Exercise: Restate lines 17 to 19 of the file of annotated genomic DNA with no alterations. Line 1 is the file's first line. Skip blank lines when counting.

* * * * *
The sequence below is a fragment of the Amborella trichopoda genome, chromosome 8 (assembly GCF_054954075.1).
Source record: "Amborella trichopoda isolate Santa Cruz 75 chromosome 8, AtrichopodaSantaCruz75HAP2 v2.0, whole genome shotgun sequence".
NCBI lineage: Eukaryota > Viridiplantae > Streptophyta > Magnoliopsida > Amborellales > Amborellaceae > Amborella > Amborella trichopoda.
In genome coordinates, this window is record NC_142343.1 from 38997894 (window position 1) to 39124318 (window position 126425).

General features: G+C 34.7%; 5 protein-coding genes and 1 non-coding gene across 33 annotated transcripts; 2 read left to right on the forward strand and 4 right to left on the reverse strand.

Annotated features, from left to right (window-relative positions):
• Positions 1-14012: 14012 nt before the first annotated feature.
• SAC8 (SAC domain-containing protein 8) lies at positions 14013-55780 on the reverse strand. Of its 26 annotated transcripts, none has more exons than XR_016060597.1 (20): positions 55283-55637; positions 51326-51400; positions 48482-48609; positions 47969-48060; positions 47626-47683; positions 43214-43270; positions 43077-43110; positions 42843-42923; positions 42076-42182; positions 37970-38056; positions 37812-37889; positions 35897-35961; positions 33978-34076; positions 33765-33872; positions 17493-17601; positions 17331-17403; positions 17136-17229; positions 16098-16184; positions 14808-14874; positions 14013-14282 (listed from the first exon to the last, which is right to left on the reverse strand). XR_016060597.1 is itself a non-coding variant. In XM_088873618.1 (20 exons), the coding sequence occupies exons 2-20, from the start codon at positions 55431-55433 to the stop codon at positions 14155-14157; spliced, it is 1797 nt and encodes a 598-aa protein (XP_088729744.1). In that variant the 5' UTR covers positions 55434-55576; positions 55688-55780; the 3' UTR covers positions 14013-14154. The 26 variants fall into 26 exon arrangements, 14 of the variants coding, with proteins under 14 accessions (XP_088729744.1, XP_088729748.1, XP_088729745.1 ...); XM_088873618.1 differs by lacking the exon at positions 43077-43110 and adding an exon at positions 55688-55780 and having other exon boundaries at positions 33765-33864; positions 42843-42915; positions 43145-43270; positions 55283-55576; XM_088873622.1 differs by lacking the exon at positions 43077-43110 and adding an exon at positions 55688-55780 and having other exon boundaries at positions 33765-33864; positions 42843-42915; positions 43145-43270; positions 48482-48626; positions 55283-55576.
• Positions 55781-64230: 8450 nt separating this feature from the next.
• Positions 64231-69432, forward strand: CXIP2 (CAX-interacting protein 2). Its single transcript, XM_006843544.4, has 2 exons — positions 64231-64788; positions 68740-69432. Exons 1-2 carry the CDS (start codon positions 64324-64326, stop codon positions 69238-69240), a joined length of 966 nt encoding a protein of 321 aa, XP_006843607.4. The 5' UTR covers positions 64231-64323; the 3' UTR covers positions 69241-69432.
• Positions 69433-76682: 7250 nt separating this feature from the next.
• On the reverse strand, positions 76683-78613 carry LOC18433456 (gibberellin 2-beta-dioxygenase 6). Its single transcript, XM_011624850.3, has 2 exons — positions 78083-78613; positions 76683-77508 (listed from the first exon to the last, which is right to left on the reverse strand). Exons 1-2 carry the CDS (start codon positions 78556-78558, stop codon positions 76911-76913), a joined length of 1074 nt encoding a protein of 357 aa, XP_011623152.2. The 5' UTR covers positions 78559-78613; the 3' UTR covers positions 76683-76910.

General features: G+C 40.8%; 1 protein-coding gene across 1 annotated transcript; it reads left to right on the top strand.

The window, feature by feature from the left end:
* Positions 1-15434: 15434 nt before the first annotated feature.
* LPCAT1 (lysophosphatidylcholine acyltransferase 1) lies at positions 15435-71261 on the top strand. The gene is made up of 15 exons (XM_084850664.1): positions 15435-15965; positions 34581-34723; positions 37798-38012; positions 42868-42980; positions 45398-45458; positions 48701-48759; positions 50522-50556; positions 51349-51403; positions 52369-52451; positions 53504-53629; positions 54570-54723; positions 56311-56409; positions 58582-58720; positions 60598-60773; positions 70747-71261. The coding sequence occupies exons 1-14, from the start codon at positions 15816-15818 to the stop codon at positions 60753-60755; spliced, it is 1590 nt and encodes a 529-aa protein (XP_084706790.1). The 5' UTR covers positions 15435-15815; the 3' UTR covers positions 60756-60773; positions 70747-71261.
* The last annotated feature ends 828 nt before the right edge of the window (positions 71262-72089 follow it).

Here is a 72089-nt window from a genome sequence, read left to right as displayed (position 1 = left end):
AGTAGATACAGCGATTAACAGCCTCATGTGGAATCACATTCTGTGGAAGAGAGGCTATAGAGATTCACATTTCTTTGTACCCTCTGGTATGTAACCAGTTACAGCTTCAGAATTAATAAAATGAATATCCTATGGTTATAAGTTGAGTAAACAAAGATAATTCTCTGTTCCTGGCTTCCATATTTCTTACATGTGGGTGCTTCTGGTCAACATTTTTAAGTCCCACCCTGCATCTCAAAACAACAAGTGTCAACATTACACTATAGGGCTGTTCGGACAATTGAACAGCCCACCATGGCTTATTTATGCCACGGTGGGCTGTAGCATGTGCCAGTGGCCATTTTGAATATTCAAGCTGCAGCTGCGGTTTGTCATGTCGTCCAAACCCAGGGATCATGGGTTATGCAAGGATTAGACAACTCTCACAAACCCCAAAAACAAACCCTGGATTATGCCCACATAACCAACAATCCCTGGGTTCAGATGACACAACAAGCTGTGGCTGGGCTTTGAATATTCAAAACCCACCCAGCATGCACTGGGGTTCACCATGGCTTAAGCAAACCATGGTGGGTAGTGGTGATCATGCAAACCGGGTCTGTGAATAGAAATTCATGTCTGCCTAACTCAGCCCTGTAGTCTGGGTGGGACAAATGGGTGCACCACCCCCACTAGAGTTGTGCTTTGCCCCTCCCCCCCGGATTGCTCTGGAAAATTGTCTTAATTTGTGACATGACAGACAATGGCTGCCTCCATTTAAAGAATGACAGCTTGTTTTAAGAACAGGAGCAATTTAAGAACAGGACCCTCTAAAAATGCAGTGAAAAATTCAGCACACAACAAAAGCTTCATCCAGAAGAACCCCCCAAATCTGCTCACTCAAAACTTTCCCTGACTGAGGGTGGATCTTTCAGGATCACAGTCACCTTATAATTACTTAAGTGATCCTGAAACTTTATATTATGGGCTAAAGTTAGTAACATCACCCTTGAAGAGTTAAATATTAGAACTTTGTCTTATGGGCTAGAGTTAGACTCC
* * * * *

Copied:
* The last annotated feature ends 828 nt before the right edge of the window (positions 71262-72089 follow it).

Here is a 72089-nt window from a genome sequence, read left to right as displayed (position 1 = left end):
AGTAGATACAGCGATTAACAGCCTCATGTGGAATCACATTCTGTGGAAGAGAGGCTATAGAGATTCACATTTCTTTGTACCCTCTGGTATGTAACCAGTTACAGCTTCAGAATTAATAAAATGAATATCCTATGGTTATAAGTTGAGTAAACAAAGATAATTCTCTGTTCCTGGCTTCCATATTTCTTACATGTGGGTGCTTCTGGTCAACATTTTTAAGTCCCACCCTGCATCTCAAAACAACAAGTGTCAACATTACACTATAGGGCTGTTCGGACAATTGAACAGCCCACCATGGCTTATTTATGCCACGGTGGGCTGTAGCATGTGCCAGTGGCCATTTTGAATATTCAAGCTGCAGCTGCGGTTTGTCATGTCGTCCAAACCCAGGGATCATGGGTTATGCAAGGATTAGACAACTCTCACAAACCCCAAAAACAAACCCTGGATTATGCCCACATAACCAACAATCCCTGGGTTCAGATGACACAACAAGCTGTGGCTGGGCTTTGAATATTCAAAACCCACCCAGCATGCACTGGGGTTCACCATGGCTTAAGCAAACCATGGTGGGTAGTGGTGATCATGCAAACCGGGTCTGTGAATAGAAATTCATGTCTGCCTAACTCAGCCCTGTAGTCTGGGTGGGACAAATGGGTGCACCACCCCCACTAGAGTTGTGCTTTGCCCCTCCCCCCCGGATTGCTCTGGAAAATTGTCTTAATTTGTGACATGACAGACAATGGCTGCCTCCATTTAAAGAATGACAGCTTGTTTTAAGAACAGGAGCAATTTAAGAACAGGACCCTCTAAAAATGCAGTGAAAAATTCAGCACACAACAAAAGCTTCATCCAGAAGAACCCCCCAAATCTGCTCACTCAAAACTTTCCCTGACTGAGGGTGGATCTTTCAGGATCACAGTCACCTTATAATTACTTAAGTGATCCTGAAACTTTATATTATGGGCTAAAGTTAGTAACATCACCCTTGAAGAGTTAAATATTAGAACTTTGTCTTATGGGCTAGAGTTAGACTCC